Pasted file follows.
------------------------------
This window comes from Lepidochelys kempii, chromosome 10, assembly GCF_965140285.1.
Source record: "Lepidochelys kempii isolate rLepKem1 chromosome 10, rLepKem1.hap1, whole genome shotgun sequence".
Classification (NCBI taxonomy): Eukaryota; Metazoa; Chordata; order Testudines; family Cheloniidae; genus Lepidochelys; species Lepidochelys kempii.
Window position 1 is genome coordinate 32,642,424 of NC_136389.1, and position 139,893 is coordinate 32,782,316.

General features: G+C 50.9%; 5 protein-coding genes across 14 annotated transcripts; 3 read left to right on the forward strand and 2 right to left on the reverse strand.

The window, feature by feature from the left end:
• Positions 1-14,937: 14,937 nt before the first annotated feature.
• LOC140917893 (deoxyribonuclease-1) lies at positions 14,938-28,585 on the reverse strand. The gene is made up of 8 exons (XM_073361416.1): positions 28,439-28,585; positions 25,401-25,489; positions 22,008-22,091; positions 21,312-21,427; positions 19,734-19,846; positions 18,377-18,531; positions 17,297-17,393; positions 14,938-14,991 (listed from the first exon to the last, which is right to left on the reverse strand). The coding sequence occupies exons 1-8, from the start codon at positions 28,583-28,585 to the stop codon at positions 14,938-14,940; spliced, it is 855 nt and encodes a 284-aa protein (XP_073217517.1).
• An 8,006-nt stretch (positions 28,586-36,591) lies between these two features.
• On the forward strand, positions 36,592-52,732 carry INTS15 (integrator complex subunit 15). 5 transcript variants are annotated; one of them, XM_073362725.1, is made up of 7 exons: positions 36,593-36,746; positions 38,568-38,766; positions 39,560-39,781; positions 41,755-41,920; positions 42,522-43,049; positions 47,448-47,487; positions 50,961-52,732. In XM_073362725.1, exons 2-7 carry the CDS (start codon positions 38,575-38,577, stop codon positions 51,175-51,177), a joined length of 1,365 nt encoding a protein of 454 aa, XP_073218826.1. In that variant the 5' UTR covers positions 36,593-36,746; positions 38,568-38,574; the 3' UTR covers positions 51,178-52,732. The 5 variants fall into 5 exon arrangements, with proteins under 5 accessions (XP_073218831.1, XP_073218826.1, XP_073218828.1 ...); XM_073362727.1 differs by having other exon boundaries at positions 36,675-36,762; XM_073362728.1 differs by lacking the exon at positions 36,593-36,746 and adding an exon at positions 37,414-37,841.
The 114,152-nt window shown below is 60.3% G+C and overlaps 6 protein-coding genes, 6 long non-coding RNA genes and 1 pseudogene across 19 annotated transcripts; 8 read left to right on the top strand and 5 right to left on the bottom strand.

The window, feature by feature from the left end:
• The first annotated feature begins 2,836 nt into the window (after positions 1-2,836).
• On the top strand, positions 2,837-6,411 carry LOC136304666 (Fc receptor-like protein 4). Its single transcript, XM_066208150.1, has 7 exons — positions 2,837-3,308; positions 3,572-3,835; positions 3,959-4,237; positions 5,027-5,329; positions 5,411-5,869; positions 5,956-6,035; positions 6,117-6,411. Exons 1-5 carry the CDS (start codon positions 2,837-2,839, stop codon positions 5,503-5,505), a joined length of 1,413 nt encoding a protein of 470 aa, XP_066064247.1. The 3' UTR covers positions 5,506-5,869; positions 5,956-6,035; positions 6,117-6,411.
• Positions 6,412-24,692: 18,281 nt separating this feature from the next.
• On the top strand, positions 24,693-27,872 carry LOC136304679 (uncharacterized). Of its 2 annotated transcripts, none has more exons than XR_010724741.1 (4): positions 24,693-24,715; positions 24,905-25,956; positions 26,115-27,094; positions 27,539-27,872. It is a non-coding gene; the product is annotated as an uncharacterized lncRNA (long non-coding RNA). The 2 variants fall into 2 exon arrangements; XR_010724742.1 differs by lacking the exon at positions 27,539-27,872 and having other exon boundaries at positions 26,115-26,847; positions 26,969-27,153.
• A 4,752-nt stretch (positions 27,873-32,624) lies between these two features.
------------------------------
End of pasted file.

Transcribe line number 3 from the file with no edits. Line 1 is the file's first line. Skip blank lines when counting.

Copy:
Classification (NCBI taxonomy): Eukaryota; Metazoa; Chordata; order Testudines; family Cheloniidae; genus Lepidochelys; species Lepidochelys kempii.